Child welfare unit for newcomers abruptly closed in Manitoba | National Union of Public and General Employees

Child welfare unit for newcomers abruptly closed in Manitoba

"This unit brought so much added-value to the table, including helping with issues outside of the child welfare system. The inability of this government to see the benefit of putting people before profit is just so short-sighted.” — Michelle Gawronsky, MGEU President

Winnipeg (12 April 2019) — The Pallister government’s trend of slashing valuable programs in the name of so-called fiscal prudence continues with the unexpected closing of the Winnipeg Child and Family Services Newcomer Unit on April 1.

Closure big loss for community

The specialized child welfare unit, created in 2009, helped families that had been in the country less than 5 years navigate the legal and child welfare systems. As of April 1, the 6 members of the Manitoba Government and General Employees' Union (MGEU/NUPGE) in the unit were reassigned and community partners were notified.

“Most of our members working in this unit speak several languages and are uniquely trained to deal with the complex issues faced by those new to the country,” said Michelle Gawronsky, MGEU President. “What a shameful loss for these newcomers who often have dealt with living through wars or in refugee camps, and may have different ideas of what is acceptable parenting.”

Block funding starts, services to suffer from underfunding

April 1 also marked the start of the government's switch to block funding for the province’s 4 regional authorities that oversee 24 child welfare agencies. Previously, agencies were funded based on the number of children in care and the number of days they are in care.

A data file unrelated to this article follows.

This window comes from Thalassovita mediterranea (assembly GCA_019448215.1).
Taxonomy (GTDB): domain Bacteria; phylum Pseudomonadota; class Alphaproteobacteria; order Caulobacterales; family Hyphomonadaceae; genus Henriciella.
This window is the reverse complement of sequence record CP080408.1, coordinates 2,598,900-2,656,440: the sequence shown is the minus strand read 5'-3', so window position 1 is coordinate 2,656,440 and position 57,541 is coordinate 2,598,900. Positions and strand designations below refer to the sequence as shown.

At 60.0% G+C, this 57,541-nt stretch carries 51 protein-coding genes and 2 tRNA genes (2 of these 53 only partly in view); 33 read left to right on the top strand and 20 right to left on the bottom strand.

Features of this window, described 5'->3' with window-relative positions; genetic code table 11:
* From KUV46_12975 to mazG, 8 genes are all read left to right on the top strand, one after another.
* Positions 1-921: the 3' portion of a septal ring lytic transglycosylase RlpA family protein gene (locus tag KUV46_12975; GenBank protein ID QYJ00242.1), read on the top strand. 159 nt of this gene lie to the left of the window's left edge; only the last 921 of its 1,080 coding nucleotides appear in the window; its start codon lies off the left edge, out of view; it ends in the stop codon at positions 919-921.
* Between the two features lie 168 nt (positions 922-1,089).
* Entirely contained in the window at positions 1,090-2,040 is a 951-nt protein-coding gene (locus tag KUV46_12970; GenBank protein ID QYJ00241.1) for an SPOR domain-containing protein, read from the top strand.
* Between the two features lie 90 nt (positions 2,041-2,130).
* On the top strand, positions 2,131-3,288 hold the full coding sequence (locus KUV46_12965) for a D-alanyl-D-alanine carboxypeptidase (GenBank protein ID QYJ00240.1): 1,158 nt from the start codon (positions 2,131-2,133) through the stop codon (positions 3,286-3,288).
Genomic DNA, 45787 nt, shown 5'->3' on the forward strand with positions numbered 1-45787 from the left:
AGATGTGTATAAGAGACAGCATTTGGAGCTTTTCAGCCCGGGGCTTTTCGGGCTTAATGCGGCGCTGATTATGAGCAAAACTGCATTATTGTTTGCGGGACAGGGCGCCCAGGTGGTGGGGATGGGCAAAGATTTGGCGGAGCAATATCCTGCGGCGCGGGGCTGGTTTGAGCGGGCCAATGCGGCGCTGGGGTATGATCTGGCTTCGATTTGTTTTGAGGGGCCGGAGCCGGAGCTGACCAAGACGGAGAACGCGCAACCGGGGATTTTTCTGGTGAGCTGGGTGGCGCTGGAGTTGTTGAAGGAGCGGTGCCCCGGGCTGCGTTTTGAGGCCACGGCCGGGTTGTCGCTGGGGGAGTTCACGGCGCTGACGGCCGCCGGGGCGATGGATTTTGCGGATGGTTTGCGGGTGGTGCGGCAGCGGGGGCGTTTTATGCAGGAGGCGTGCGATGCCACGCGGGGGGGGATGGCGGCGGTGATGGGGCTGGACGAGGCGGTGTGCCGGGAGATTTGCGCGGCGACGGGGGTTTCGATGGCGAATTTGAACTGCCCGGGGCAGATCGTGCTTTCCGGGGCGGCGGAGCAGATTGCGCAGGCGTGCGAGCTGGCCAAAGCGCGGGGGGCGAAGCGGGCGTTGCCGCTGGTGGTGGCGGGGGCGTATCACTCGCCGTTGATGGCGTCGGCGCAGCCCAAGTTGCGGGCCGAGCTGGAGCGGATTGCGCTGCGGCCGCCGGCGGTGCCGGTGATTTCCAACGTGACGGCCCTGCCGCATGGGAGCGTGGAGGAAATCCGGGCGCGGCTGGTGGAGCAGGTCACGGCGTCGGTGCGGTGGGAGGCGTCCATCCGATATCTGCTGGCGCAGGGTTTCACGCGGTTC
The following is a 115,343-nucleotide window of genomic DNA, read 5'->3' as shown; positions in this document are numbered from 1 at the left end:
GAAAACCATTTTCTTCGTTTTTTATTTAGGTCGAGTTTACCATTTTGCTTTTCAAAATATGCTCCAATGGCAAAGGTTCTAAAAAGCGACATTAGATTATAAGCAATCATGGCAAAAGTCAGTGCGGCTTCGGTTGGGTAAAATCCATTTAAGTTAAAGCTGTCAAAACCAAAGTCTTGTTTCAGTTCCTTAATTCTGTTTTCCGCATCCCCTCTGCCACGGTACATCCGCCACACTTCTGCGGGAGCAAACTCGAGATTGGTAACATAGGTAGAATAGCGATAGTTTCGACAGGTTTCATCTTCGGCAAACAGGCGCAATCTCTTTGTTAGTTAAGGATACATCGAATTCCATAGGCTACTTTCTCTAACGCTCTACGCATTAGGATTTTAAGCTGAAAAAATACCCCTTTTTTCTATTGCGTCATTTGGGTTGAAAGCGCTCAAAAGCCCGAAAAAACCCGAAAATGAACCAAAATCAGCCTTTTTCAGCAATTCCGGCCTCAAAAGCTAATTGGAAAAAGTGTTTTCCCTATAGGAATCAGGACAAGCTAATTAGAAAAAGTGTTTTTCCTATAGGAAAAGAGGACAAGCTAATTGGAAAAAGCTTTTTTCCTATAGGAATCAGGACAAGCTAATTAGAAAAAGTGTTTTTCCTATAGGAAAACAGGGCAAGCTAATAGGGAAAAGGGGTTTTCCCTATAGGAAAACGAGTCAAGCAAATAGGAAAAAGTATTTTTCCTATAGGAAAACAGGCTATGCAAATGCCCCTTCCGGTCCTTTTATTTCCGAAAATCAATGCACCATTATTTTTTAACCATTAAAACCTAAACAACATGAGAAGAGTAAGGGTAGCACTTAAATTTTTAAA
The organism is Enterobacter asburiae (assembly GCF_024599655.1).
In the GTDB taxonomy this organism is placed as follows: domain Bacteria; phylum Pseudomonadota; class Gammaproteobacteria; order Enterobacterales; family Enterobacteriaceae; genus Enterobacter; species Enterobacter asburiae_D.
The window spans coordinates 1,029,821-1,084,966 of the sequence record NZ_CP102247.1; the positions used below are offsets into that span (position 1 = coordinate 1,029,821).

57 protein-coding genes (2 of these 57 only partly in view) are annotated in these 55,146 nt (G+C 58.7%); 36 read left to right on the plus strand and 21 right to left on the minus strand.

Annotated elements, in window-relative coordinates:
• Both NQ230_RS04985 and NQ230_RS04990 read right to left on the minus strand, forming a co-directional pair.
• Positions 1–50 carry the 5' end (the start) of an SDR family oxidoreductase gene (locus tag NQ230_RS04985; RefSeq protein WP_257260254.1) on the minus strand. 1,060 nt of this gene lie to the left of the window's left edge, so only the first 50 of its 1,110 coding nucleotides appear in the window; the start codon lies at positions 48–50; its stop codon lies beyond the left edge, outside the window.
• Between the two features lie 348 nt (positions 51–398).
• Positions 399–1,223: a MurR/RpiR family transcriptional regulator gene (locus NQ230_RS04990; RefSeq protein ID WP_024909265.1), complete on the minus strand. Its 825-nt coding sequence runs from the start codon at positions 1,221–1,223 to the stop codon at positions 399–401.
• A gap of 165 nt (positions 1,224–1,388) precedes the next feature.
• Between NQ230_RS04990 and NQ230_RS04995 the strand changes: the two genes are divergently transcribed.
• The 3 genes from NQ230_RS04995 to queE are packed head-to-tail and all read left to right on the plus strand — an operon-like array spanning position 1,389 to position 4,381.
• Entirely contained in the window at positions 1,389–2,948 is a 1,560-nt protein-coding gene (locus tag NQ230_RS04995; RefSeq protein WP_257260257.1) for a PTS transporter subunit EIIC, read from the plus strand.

Under the guise of providing more flexibility — which many of the agencies believe will only leave them financially unstable and further reduce their ability to put child welfare first — this appears to be the first in what will surely be a long list of casualties to this already overwhelmed system.

“These workers helped keep families together and without the needed support and expertise, they’re worried such families may not remain intact,” Gawronsky said. “This unit brought so much added-value to the table, including helping with issues outside of the child welfare system. The inability of this government to see the benefit of putting people before profit is just so short-sighted.”

 


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The National Union of Public and General Employees (NUPGE) is one of Canada's largest labour organizations with over 390,000 members. Our mission is to improve the lives of working families and to build a stronger Canada by ensuring our common wealth is used for the common good. — NUPGE

 

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